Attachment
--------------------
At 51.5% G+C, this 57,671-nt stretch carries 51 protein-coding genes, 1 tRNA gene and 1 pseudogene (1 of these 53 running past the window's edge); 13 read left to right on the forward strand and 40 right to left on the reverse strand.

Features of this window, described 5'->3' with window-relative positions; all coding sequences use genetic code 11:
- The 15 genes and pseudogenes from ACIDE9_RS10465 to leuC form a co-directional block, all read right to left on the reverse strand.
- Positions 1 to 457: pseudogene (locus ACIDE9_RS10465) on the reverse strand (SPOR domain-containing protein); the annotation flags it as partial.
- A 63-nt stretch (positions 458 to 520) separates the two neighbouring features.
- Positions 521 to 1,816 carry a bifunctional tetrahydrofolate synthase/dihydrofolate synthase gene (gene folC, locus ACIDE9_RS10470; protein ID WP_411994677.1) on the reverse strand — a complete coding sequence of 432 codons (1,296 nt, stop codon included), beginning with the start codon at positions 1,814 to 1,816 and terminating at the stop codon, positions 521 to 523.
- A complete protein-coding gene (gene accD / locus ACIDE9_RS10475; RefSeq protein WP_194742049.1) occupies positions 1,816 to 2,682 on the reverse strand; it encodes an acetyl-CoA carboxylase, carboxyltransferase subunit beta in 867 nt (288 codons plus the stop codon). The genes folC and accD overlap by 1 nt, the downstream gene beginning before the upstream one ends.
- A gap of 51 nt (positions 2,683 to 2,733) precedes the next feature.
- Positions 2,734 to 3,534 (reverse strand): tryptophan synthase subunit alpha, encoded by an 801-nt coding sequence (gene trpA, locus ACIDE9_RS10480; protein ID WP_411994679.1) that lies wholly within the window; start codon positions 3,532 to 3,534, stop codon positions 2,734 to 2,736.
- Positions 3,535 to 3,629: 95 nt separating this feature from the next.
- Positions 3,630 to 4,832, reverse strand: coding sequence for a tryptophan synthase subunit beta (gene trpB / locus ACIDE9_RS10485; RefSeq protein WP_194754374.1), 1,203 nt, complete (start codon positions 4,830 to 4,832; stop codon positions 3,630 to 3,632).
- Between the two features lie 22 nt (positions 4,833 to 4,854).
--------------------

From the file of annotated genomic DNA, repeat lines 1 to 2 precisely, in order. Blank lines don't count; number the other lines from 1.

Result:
At 51.5% G+C, this 57,671-nt stretch carries 51 protein-coding genes, 1 tRNA gene and 1 pseudogene (1 of these 53 running past the window's edge); 13 read left to right on the forward strand and 40 right to left on the reverse strand.

Features of this window, described 5'->3' with window-relative positions; all coding sequences use genetic code 11: